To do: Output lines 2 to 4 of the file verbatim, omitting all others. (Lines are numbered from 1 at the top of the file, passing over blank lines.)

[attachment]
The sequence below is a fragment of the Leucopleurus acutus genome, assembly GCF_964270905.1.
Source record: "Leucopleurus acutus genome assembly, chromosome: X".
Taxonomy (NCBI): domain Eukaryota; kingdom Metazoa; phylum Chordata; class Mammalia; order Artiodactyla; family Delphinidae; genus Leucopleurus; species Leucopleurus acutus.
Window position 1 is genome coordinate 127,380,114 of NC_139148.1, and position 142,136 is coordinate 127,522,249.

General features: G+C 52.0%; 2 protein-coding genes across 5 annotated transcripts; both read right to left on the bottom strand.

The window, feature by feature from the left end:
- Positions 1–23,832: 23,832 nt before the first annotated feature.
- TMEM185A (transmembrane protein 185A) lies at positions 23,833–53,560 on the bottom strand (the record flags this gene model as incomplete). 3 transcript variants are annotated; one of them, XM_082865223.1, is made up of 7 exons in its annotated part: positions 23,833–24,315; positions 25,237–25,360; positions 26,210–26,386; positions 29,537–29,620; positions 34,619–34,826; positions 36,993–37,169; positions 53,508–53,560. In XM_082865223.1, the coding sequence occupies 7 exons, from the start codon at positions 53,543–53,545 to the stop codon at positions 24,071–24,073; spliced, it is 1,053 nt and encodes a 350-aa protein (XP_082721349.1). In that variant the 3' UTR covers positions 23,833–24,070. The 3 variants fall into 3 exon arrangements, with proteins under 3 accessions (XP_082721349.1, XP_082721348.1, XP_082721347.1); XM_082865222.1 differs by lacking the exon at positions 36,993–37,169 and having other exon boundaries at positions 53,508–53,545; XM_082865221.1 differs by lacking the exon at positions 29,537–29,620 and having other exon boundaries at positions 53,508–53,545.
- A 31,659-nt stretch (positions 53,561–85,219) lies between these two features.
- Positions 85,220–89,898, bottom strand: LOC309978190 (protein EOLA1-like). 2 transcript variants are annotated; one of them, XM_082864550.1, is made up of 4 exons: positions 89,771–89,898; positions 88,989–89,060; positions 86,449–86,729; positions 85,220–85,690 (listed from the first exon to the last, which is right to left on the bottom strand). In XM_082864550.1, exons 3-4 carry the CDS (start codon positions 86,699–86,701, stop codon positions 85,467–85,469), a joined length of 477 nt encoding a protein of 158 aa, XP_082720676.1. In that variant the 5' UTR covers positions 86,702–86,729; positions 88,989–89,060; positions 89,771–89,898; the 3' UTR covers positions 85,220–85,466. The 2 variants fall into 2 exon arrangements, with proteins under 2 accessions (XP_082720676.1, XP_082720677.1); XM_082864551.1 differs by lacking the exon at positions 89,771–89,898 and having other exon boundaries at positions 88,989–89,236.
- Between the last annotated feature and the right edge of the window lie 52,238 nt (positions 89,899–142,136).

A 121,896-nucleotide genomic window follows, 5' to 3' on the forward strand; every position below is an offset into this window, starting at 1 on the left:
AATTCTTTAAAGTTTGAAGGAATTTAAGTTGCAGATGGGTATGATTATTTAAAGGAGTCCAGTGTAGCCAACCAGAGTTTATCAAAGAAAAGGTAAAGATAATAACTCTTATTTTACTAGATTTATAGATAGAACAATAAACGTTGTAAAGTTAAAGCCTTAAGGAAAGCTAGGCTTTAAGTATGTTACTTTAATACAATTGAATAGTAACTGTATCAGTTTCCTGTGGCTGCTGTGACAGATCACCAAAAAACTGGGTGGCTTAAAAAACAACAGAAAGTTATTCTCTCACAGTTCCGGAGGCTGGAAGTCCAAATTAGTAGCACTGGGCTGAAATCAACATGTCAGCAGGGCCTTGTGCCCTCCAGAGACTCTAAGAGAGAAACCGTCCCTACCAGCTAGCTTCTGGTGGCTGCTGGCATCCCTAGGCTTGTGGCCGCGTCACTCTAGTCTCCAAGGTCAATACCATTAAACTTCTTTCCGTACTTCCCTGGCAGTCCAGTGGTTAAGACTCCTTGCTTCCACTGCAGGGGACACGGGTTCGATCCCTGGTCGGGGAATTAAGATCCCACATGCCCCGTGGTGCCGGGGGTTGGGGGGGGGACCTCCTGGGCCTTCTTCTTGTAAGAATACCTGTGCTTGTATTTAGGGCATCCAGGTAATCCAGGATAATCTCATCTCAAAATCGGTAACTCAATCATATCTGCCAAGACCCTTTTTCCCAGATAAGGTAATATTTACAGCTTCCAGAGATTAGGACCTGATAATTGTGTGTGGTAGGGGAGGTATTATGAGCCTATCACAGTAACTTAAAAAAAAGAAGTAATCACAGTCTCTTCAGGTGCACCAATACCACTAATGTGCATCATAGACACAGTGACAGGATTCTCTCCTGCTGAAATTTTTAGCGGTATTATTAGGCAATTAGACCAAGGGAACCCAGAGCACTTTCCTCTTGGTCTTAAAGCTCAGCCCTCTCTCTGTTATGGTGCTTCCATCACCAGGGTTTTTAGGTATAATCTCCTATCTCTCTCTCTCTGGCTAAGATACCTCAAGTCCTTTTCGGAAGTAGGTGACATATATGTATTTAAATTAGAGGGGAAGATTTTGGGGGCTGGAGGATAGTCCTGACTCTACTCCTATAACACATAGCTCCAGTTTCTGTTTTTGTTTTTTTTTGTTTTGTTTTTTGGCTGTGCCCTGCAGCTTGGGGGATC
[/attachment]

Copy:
Source record: "Leucopleurus acutus genome assembly, chromosome: X".
Taxonomy (NCBI): domain Eukaryota; kingdom Metazoa; phylum Chordata; class Mammalia; order Artiodactyla; family Delphinidae; genus Leucopleurus; species Leucopleurus acutus.
Window position 1 is genome coordinate 127,380,114 of NC_139148.1, and position 142,136 is coordinate 127,522,249.